This post is in no way an official representation of Trail Hawks policy or stance on any issue. It is just one member's opinion.
At one of these Whitewater Center meetings last October, Linda Craghead, assistant secretary of parks and tourism, said she would love to see alternative ideas to help the parks make some money. So I sent her the following email with a few ideas for less expensive, less intrusive ideas for methods that could be instituted in many parks, trying to be positive and encouraging as possible.
Linda never responded ... not even a "thank you" for sending.
In my opinion, there are many other ways to capitalize on what the parks have to offer, rather than destroying it. Here is my email to Linda from October, with a few of those ideas.
I enjoyed meeting and talking with you Tuesday night, and sharing a laugh. I think you're doing a great job in your endeavor to help the park system pay its way, and introduce younger generations to the outdoor lifestyle.
I want to follow up on some of the ideas I mentioned for less invasive; and in my opinion, easier to make happen, than the white-water park. I doubt many of these ideas will bring in a million dollars a day from the outset, but I think they have the potential, over time, to help achieve your goals.
Boat tours: Pontoon or amphib boat tours of lakes are nothing new. I bet we could find some operators willing to come in and discuss possibilities of setting up shop at one of the marinas. Fishing charters, weddings-on-the-water, are other ways such a franchise could bring in revenue. And what about para-sailing for the adventurous?
Concession stand: With people arriving for boat rides, it makes sense to have a marina concession stand. If it's successful, it might evolve into a small restaurant. Such a stand could also cater to other park users, particularly bikers -- even without a boat-tour operation. Again, I'm confident there are vendors who would at least be willing to discuss setting up shop here.
Outdoor drama: Many parks and reservations feature historical outdoor dramas. Clinton could easily host one about Quantrill's Raid. KU would no doubt jump at the chance for practical performing experience for its students. I'm certain Theater Lawrence would love to be involved. A mobile trailer-stage on one of the day-use area lawns is all you'd need -- maybe not even that. My degree is in theater. I'd be delighted to write a script on spec -- that is, no payment until the show becomes a proven success. The park could host other small-company dramatic events as well.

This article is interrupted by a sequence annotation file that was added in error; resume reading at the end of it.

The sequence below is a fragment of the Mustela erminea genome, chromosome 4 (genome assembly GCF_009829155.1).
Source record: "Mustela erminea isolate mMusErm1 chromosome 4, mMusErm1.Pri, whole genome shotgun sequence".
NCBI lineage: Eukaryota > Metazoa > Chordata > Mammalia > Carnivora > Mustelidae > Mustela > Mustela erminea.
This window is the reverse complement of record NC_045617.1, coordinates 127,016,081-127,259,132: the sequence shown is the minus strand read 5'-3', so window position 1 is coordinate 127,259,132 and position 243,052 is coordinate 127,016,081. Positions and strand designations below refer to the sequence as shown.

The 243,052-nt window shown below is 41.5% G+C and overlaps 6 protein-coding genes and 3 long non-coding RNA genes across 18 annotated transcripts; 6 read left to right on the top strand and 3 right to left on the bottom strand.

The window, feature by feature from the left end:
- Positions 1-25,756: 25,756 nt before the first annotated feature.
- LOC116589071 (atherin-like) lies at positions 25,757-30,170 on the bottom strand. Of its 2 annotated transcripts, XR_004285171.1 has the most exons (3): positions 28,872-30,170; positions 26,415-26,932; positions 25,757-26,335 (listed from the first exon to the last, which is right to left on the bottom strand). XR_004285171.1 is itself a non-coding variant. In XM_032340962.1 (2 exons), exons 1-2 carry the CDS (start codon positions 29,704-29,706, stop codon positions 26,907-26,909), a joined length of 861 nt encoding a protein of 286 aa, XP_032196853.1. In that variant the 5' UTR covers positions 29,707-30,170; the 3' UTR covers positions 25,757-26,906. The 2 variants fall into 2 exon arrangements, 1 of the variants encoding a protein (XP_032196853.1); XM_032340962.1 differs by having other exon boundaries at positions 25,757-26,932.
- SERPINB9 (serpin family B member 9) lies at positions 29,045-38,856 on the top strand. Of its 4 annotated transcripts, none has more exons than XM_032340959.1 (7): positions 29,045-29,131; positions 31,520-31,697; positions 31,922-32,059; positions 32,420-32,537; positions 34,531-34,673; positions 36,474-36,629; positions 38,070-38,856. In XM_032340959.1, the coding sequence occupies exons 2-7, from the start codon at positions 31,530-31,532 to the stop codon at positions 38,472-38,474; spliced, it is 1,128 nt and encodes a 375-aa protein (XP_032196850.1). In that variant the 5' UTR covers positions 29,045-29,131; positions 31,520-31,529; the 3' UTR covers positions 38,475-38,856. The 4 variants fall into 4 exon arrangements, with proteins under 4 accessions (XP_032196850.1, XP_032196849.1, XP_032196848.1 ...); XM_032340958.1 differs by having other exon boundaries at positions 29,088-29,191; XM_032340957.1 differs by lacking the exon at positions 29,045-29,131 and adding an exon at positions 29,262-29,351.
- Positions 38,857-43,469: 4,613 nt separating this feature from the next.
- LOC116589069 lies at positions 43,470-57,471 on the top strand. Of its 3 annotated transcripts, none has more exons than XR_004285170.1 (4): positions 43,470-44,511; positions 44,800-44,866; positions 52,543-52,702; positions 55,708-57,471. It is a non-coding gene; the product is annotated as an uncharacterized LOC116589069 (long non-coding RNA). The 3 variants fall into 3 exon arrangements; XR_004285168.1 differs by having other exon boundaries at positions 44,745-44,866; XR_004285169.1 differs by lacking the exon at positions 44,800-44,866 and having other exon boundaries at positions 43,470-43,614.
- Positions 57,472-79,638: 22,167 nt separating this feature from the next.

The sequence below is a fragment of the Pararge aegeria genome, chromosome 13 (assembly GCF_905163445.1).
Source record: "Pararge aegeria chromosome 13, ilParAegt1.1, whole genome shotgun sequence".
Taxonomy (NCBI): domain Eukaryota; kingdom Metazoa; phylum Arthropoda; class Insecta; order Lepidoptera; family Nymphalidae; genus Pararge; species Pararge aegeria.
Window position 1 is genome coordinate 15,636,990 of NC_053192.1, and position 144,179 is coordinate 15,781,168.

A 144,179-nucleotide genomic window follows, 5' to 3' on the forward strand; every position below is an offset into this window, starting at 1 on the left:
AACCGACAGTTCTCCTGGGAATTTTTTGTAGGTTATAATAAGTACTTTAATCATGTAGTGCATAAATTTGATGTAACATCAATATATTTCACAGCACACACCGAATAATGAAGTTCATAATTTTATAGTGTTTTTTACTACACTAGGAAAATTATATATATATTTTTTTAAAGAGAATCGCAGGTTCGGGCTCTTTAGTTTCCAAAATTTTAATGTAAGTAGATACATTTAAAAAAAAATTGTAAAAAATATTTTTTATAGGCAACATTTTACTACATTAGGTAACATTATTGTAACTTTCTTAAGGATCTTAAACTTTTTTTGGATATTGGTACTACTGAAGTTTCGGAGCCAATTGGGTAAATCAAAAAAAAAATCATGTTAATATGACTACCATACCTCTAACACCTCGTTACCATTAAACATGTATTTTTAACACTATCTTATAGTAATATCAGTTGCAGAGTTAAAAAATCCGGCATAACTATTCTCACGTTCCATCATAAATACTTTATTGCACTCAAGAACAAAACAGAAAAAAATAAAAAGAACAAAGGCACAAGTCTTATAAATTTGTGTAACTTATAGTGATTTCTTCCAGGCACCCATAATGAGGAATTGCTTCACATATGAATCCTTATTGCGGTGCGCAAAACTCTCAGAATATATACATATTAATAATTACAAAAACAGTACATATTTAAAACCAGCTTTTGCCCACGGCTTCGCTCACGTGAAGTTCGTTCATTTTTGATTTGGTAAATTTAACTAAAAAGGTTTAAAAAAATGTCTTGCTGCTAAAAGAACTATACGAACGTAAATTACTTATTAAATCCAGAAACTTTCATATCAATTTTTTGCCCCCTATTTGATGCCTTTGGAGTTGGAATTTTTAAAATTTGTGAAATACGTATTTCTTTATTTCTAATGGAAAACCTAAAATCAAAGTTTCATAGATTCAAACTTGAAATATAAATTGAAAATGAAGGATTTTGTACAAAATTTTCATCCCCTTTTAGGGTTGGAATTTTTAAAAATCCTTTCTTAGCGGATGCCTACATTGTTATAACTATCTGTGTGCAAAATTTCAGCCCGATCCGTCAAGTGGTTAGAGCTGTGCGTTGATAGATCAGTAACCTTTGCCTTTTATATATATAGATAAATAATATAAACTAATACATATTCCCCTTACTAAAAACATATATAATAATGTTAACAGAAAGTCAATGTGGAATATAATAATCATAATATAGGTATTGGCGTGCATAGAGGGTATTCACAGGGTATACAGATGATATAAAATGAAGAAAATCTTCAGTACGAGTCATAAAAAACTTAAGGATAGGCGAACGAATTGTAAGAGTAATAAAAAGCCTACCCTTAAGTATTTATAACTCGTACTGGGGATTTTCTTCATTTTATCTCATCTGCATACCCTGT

Star gazing: You mentioned that Kansas has a lot to offer, and that we need to make people aware of that. One thing Clinton Lake in particular has to offer is refuge from noise and light pollution. You may not know it, but atop Bunker Hill is a concrete "patio." It's actually the cap for the disused reservoir housed in the hill. We could convert the mowed path leading up to it into a permanent soft trail, and use that concrete area for star gazing. It could also be expanded. I think it's about 20 X 30 feet right now. My wife and I go up there every year to watch the Perseid meteor shower. It could be a great place for amateur astronomers to hold events -- they do that; the astronomers I know are always looking for an unused field under dark skies that isn't private property. As you may know, dark skies are increasingly hard to find, even in Kansas.
Bike rental: I'm guessing most people have bikes already, but for the few who don't, why not have a few bikes ready? One more amenity for campers or other visitors.
Kayak and peddle-boat rental: Kayaking is becoming huge. I bet plenty would like to try it first as a rental, before plunking down several hundred bucks to buy their own. Maybe have an instructor and an actual course in conjunction with Lawrence Parks and Rec as well. I've seen parks with water areas a tenth the size of Clinton Lake that make money renting peddle boats. No instruction needed there.
Volunteer Study Group: I also suggest creating a volunteer study group to add to these ideas, and recommend ways to pursue them to the park's advantage. You had a nice group of smart people at the meeting Tuesday night. I'm confident most of them would leap at the chance to try to find ways to help meet the two goals you've outlined. I know I would!
These ideas can be instituted individually or together. Obviously they need discussion, study and planning, but I believe any one of them is more feasible than the water park, which among its other disadvantages, would reduce the park's current revenue for an extended time during construction, as few people would want to spend precious recreational time at or near a construction site -- especially one as vast as white-water looks to be.
Well, my objections to the water park are considerable, but must be the subject of another email. This one is about ideas; positive ways to achieve your goals in harmony with and capitalizing on the wonderful things the park already offers.